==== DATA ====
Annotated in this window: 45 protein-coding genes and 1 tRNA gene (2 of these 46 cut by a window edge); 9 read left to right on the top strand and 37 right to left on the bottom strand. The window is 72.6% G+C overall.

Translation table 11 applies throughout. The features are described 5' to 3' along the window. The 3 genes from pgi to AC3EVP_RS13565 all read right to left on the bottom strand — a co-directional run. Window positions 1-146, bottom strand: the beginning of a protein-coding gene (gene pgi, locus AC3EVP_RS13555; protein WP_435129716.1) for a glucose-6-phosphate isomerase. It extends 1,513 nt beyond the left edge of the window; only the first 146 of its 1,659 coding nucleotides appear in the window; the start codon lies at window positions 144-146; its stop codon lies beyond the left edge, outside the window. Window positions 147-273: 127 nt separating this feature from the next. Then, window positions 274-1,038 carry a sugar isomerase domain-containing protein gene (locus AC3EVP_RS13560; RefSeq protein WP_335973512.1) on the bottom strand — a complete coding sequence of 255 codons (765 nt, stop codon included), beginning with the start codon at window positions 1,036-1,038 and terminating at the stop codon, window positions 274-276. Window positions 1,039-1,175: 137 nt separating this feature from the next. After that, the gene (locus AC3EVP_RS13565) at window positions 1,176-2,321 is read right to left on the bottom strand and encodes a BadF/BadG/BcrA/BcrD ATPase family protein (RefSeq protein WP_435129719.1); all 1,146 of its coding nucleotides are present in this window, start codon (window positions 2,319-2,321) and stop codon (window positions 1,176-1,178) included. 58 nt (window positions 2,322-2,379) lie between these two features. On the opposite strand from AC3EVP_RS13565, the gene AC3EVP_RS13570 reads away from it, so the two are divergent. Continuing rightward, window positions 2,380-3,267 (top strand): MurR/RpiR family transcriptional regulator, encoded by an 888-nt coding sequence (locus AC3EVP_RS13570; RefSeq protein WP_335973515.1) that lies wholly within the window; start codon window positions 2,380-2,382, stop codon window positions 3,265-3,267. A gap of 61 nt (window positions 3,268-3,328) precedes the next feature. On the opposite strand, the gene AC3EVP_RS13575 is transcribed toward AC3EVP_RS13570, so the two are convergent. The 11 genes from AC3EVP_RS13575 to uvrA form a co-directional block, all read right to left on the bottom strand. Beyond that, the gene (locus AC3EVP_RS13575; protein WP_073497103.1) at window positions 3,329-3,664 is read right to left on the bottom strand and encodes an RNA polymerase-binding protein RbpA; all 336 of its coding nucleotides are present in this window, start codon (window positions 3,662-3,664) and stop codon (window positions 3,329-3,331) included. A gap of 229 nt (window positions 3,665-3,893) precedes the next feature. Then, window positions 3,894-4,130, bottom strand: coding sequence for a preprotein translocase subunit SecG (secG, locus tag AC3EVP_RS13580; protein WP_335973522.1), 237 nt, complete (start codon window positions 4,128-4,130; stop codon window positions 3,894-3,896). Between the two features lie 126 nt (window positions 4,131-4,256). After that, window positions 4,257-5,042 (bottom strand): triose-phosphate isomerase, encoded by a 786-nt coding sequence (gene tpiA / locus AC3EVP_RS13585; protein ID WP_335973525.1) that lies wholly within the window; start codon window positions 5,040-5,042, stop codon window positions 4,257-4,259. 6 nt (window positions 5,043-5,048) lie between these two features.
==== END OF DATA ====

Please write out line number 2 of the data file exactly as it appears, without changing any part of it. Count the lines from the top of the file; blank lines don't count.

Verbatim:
Translation table 11 applies throughout. The features are described 5' to 3' along the window. The 3 genes from pgi to AC3EVP_RS13565 all read right to left on the bottom strand — a co-directional run. Window positions 1-146, bottom strand: the beginning of a protein-coding gene (gene pgi, locus AC3EVP_RS13555; protein WP_435129716.1) for a glucose-6-phosphate isomerase. It extends 1,513 nt beyond the left edge of the window; only the first 146 of its 1,659 coding nucleotides appear in the window; the start codon lies at window positions 144-146; its stop codon lies beyond the left edge, outside the window. Window positions 147-273: 127 nt separating this feature from the next. Then, window positions 274-1,038 carry a sugar isomerase domain-containing protein gene (locus AC3EVP_RS13560; RefSeq protein WP_335973512.1) on the bottom strand — a complete coding sequence of 255 codons (765 nt, stop codon included), beginning with the start codon at window positions 1,036-1,038 and terminating at the stop codon, window positions 274-276. Window positions 1,039-1,175: 137 nt separating this feature from the next. After that, the gene (locus AC3EVP_RS13565) at window positions 1,176-2,321 is read right to left on the bottom strand and encodes a BadF/BadG/BcrA/BcrD ATPase family protein (RefSeq protein WP_435129719.1); all 1,146 of its coding nucleotides are present in this window, start codon (window positions 2,319-2,321) and stop codon (window positions 1,176-1,178) included. 58 nt (window positions 2,322-2,379) lie between these two features. On the opposite strand from AC3EVP_RS13565, the gene AC3EVP_RS13570 reads away from it, so the two are divergent. Continuing rightward, window positions 2,380-3,267 (top strand): MurR/RpiR family transcriptional regulator, encoded by an 888-nt coding sequence (locus AC3EVP_RS13570; RefSeq protein WP_335973515.1) that lies wholly within the window; start codon window positions 2,380-2,382, stop codon window positions 3,265-3,267. A gap of 61 nt (window positions 3,268-3,328) precedes the next feature. On the opposite strand, the gene AC3EVP_RS13575 is transcribed toward AC3EVP_RS13570, so the two are convergent. The 11 genes from AC3EVP_RS13575 to uvrA form a co-directional block, all read right to left on the bottom strand. Beyond that, the gene (locus AC3EVP_RS13575; protein WP_073497103.1) at window positions 3,329-3,664 is read right to left on the bottom strand and encodes an RNA polymerase-binding protein RbpA; all 336 of its coding nucleotides are present in this window, start codon (window positions 3,662-3,664) and stop codon (window positions 3,329-3,331) included. A gap of 229 nt (window positions 3,665-3,893) precedes the next feature. Then, window positions 3,894-4,130, bottom strand: coding sequence for a preprotein translocase subunit SecG (secG, locus tag AC3EVP_RS13580; protein WP_335973522.1), 237 nt, complete (start codon window positions 4,128-4,130; stop codon window positions 3,894-3,896). Between the two features lie 126 nt (window positions 4,131-4,256). After that, window positions 4,257-5,042 (bottom strand): triose-phosphate isomerase, encoded by a 786-nt coding sequence (gene tpiA / locus AC3EVP_RS13585; protein ID WP_335973525.1) that lies wholly within the window; start codon window positions 5,040-5,042, stop codon window positions 4,257-4,259. 6 nt (window positions 5,043-5,048) lie between these two features.